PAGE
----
J2EE Architectures


J2EE provides many architectural choices. J2EE also offers many component types (such as servlets, EJBs, JSP pages, and servlet filters), and J2EE app servers provide many additional services. While this array of options enables us to design the best solution for each problem, it also poses dangers. J2EE developers can be overwhelmed by the choices on offer, or can be tempted to use infrastructure inappropriate to the problem in hand, simply because it's available. In this tutorial I aim to help professional J2EE developers and architects make the appropriate choices to deliver high-quality solutions on time and within budget. I'll focus on those features of J2EE that have proven most useful for solving the commonest problems in enterprise software development. In this chapter, we discuss the high-level choices in developing a J2EE architecture, and how to decide which parts of J2EE to use to solve real problems. We'll look at:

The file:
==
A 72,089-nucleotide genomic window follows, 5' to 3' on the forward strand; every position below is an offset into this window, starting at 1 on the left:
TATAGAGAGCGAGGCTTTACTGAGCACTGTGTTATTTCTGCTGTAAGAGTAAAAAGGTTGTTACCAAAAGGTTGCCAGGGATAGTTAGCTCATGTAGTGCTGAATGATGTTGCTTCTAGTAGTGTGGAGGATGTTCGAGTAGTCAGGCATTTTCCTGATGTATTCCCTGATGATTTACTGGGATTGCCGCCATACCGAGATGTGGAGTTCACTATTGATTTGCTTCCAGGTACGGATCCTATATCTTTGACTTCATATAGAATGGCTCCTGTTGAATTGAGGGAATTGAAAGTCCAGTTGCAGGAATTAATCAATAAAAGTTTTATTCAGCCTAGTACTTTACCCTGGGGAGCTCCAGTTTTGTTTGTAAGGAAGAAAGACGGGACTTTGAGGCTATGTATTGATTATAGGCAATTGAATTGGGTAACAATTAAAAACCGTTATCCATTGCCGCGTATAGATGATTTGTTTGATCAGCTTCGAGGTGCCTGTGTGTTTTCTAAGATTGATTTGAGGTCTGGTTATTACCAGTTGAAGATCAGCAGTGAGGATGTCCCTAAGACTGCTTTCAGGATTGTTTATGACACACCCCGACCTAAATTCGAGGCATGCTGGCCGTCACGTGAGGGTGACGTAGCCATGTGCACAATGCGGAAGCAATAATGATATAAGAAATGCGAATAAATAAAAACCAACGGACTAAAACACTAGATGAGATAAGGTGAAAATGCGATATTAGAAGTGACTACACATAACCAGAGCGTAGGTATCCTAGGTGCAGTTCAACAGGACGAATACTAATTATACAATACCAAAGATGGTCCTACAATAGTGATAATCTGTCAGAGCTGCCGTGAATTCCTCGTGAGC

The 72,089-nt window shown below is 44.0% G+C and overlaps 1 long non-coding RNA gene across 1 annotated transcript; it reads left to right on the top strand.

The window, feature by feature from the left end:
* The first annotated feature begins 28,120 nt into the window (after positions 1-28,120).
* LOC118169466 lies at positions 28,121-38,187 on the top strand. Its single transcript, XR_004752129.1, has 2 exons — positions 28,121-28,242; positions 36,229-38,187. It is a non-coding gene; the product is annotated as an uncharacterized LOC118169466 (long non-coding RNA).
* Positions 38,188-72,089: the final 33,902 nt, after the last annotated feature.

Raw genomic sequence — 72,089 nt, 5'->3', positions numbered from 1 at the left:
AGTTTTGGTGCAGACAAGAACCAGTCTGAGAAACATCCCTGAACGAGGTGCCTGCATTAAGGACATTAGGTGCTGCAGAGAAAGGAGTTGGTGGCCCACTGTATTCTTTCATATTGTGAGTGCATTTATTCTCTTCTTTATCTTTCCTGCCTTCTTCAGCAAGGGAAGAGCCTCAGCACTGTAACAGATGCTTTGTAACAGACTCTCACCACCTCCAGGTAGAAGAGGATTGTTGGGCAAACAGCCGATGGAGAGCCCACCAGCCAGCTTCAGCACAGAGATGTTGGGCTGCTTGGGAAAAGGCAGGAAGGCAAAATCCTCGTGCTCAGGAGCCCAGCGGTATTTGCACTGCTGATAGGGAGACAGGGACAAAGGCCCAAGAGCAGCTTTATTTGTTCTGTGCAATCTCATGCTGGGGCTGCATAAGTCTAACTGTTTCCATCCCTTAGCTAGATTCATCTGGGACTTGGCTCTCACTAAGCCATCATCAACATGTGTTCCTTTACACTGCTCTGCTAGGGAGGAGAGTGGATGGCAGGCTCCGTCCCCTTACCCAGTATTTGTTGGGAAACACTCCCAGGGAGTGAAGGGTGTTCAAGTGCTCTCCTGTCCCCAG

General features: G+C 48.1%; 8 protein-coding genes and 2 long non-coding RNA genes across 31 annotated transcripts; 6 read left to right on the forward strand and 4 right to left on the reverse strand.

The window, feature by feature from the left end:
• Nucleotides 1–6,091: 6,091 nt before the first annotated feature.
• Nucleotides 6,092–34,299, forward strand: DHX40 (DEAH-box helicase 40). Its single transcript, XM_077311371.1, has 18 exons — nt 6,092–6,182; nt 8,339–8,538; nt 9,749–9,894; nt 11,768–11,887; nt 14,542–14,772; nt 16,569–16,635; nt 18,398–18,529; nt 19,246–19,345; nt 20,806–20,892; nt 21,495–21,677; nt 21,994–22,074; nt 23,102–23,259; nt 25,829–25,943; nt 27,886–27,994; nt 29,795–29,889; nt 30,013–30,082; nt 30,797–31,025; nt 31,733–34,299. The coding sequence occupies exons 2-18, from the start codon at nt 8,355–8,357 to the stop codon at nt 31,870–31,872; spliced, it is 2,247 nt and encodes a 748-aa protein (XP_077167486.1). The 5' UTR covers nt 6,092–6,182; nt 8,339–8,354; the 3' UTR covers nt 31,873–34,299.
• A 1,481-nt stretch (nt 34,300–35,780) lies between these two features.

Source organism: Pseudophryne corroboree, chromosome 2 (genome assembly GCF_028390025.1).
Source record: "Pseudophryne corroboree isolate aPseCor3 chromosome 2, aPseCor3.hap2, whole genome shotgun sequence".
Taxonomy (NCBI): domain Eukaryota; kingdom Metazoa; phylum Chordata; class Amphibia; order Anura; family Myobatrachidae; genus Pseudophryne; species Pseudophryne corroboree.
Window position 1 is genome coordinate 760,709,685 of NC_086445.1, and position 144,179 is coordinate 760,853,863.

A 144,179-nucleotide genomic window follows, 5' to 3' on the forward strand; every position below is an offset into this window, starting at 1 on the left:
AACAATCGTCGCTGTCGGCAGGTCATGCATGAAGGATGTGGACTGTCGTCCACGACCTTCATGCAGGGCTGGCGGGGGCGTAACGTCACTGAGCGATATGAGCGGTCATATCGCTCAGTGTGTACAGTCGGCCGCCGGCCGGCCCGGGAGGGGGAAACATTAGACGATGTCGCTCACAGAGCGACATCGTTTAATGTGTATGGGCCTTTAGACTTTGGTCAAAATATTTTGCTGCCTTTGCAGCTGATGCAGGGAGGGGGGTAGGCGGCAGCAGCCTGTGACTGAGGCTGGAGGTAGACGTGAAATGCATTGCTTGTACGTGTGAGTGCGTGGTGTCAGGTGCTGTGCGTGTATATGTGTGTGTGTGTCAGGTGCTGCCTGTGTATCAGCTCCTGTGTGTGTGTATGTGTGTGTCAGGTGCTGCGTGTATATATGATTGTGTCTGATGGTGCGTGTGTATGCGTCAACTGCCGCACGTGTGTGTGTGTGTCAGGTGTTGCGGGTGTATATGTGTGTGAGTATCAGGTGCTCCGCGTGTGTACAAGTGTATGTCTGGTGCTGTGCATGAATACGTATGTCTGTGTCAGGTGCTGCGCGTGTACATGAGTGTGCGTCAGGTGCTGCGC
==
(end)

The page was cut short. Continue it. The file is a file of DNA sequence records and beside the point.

This tutorial reflects my experience and discussions with other enterprise architects. I will attempt to justify the claims made in this chapter in the remainder of the tutorial. However, there are, necessarily, many matters of opinion.


In particular, the message I'll try to get across will be that we should apply J2EE to realize OO design, not let J2EE technologies dictate object design.


Familiarity with J2EE components has been assumed. We'll take a close look at container services in the following chapters, but please refer to an introductory tutorial on J2EE if the concepts discussed are unfamiliar.